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Biomedical breakthroughs

Biomedical breakthroughs

A fluorescent material that is also nontoxic and biodegradable could help detect cancer in early stages as well as deliver drugs to combat the disease. The material uses naturally occurring building blocks like citric acid.

Jian Yang’s latest discovery sports the glow of success. The bioengineer has developed the first implant material of its kind that’s nontoxic (so it can be used in biomedicine), biodegradable (so it will have no long-term toxicity concerns), and has natural fluorescence (so it can be used as a biomarker or tag).

Funded in part by the National Institutes of Health/National Institute of Biomedical Imaging and Bioengineering, the research has the potential to revolutionize cancer therapy.

What we have here is an aliphatic biodegradable photoluminescent polymer (BPLP). To ensure that it would be useful in biomedicine, Dr. Yang, a bioengineering assistant professor, built his BPLP with naturally occurring building blocks, among them citric acid, octanediol, and nearly two dozen amino acids.

Jian Yang, bioengineering assistant professor

“With our polymer, you can do many things,” he says. “You can use it as an implant material. You can make our polymer into a bone-repairing template. You can use it for detection, tracking, and sensing applications. And since it’s degradable, it’s not a permanent implant. It will help the body heal; then when you don’t need it anymore, it’s gone.”

The leading edge of treating cancer is nanoparticles that transport drugs directly to cancerous cells, like tiny Trojan horses. It’s an effective treatment with few side effects. For Yang, it’s a starting point.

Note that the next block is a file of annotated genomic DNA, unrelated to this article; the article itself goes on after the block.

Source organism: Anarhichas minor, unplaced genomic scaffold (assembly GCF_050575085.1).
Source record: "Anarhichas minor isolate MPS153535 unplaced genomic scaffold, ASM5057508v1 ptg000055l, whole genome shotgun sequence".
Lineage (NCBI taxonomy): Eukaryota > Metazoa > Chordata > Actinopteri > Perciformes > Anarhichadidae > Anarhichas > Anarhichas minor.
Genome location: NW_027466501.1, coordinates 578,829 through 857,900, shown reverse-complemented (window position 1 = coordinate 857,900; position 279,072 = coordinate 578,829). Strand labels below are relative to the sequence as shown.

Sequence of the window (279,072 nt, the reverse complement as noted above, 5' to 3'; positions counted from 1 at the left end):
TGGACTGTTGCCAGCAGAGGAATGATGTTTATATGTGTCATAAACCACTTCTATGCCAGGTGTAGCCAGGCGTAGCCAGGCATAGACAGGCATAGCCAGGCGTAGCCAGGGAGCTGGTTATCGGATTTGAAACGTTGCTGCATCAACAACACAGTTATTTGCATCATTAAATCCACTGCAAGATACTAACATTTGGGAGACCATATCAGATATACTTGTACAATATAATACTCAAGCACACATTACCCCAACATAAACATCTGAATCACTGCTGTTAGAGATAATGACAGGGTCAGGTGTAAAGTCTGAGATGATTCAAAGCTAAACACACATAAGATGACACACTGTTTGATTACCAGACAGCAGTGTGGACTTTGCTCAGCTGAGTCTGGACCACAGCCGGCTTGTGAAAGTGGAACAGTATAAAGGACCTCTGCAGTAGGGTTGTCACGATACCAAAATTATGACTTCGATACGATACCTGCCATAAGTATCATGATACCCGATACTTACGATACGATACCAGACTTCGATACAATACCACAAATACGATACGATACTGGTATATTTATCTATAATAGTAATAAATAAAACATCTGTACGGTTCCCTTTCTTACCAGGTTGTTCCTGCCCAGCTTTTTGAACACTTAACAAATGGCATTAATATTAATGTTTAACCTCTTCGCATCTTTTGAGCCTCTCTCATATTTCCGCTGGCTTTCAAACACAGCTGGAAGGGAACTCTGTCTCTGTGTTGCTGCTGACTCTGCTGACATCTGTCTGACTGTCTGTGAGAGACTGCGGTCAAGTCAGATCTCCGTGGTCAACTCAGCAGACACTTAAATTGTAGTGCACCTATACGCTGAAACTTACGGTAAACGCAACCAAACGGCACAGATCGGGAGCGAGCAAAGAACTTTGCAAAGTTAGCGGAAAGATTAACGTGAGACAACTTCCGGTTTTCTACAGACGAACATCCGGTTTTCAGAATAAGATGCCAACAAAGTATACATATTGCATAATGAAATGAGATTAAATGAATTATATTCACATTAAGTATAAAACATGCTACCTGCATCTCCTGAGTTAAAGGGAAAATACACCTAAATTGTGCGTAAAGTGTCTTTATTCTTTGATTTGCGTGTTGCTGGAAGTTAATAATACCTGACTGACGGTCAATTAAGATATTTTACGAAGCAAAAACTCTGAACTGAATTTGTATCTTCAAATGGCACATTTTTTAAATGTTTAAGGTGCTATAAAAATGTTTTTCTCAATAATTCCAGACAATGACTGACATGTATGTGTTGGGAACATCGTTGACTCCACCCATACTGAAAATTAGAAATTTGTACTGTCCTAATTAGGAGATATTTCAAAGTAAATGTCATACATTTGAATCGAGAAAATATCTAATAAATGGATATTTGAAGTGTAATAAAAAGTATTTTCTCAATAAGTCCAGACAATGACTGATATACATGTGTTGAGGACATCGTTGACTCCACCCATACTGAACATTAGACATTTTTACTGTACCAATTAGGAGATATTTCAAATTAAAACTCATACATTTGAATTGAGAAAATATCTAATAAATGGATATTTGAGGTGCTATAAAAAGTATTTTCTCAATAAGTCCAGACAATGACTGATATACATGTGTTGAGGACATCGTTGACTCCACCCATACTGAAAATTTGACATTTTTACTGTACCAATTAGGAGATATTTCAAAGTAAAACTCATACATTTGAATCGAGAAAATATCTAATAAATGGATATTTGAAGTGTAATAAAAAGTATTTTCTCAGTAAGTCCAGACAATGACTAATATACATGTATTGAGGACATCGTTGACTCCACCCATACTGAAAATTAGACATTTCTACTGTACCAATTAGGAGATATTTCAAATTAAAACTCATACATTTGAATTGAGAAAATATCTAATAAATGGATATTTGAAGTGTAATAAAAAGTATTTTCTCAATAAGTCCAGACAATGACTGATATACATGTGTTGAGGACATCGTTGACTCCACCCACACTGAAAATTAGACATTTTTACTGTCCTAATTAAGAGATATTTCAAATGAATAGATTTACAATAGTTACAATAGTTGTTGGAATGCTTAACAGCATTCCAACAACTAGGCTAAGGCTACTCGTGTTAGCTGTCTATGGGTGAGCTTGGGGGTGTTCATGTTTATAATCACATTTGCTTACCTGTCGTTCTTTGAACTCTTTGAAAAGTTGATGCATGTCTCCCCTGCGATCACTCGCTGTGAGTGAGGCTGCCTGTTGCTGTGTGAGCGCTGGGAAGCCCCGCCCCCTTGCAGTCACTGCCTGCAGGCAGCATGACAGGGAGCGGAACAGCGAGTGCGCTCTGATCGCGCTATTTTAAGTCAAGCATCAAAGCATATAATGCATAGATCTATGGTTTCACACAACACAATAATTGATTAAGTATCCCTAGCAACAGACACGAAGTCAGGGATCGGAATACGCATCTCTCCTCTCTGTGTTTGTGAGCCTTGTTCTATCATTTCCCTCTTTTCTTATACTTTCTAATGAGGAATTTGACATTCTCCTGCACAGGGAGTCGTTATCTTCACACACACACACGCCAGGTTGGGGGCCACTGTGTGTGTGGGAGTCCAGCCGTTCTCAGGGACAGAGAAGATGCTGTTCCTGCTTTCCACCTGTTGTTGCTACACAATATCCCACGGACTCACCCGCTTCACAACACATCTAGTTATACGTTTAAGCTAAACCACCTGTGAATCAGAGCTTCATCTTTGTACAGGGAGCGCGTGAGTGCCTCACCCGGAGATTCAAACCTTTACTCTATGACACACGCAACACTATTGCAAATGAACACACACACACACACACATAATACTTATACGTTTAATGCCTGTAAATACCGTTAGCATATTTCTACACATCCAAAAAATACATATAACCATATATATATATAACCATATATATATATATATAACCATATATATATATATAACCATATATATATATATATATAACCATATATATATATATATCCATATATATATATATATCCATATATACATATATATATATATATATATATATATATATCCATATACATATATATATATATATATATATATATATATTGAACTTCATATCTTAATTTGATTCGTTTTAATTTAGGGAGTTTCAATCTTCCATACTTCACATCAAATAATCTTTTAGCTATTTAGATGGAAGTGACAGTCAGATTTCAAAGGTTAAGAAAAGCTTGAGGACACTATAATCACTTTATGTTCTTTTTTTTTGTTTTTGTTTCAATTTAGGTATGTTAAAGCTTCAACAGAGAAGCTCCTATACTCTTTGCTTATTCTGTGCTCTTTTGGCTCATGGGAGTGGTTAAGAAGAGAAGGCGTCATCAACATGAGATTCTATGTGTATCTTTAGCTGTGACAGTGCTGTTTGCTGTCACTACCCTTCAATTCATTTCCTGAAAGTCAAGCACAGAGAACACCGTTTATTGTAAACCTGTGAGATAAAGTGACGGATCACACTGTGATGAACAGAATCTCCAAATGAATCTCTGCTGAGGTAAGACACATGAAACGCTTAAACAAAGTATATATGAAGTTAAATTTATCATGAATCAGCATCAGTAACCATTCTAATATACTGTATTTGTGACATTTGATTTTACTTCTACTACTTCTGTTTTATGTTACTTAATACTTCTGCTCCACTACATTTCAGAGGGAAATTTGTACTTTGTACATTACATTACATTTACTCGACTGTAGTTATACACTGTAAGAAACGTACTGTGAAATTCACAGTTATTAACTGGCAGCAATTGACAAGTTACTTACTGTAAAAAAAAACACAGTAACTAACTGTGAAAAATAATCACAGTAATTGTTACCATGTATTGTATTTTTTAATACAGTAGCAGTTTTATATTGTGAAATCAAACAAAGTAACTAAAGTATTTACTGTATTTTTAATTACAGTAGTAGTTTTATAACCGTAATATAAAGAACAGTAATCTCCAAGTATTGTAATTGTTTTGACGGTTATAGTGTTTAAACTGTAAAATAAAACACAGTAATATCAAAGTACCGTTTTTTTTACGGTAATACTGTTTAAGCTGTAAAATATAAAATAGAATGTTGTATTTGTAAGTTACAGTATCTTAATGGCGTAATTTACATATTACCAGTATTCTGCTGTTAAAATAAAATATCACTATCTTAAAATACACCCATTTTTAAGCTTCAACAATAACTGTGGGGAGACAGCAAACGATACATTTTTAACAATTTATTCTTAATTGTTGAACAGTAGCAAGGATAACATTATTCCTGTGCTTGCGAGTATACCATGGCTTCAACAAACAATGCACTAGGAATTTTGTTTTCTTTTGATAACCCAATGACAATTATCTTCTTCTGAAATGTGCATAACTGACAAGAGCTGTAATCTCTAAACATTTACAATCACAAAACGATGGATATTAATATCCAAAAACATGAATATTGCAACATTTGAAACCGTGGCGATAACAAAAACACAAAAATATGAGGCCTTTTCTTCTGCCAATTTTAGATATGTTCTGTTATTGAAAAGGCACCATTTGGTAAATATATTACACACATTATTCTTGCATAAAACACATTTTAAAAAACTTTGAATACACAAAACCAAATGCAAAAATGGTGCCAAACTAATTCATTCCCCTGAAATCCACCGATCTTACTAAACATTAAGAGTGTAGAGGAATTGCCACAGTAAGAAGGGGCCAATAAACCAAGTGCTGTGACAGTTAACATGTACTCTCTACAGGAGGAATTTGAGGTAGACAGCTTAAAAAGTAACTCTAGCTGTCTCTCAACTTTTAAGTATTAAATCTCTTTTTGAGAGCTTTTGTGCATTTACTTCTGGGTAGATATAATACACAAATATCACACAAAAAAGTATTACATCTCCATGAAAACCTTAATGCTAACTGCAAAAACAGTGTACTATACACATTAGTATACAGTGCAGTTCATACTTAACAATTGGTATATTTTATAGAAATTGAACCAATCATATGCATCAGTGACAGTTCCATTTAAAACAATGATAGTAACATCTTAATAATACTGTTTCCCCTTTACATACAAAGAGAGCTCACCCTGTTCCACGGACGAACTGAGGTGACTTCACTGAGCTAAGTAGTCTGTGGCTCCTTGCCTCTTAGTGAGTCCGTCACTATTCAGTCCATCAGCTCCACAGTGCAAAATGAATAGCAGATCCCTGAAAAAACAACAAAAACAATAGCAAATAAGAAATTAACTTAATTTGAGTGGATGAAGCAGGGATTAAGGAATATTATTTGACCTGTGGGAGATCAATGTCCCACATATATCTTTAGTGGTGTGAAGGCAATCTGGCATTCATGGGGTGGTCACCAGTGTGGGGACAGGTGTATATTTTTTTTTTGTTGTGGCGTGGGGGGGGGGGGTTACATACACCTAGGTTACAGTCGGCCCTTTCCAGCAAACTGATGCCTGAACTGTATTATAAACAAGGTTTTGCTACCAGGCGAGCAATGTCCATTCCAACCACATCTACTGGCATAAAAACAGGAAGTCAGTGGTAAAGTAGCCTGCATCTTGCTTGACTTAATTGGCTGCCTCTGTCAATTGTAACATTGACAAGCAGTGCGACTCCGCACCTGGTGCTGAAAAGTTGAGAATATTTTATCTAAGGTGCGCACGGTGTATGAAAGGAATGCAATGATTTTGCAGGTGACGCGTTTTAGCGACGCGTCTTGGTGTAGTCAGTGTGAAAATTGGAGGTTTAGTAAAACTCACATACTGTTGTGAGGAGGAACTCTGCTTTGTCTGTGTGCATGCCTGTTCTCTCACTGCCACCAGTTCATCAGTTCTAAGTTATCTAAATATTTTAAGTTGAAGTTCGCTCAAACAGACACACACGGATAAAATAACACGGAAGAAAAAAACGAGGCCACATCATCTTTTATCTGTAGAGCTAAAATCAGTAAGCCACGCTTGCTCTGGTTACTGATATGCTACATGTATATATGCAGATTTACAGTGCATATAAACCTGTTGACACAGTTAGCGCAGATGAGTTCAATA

Because his BPLP glows brightly with an intrinsic fluorescence, using the polymer as a coating for drug-delivery nanoparticles would enable doctors to trace the path of the medicine within the body, making sure that it’s delivered on target. Further, doctors could monitor how scaffolding inside the body degrades, how tissue regenerates. Yang believes that his polymer gives physicians a universal way of knowing what’s going on inside their patients’ bodies.

It could also help in the early detection of cancer.

“One challenge in the surgical removal of cancer is that doctors can find the big tumors, but they cannot find the small cancerous areas as easily,” Yang says. “If you don’t remove those small cancer cell clusters, then you leave some cancer cells behind.”


In the body, a light shines on the BPLP and a bright glow results, ranging from blue to near infrared. Medical imaging machines then use this glow to produce a picture of the inside of the body and reveal things like previously unseen cancer cells.

So, thanks to Yang’s polymer, the same nanoparticles that deliver drugs to the cancer can also diagnose new cancers. He isn’t the first person to think of this, but he is the first to figure out how to make such intrinsically fluorescent implant polymers do both jobs. Previous researchers tried using organic fluorescent dyes, which are widely available but can be toxic. They’re also chemically unstable, so their signal gets gradually weaker.

Researchers turned to quantum dots, which are nanoparticles used in the fabrication of transistors, solar cells, LEDs, and lasers. Their fluorescence is stable and super bright. But quantum dots are made of metal, so they can poison the body as they decompose.

With Yang’s polymer, “we don’t have to use any of the dye, and we don’t have to use any quantum dots,” he says. “The material itself is fluorescent, and this is unique. None of the previous biodegradable polymeric implant materials can emit fluorescence without using an organic dye or a quantum dot. I think this is a revolution in biomaterials science.”

- Danny Woodward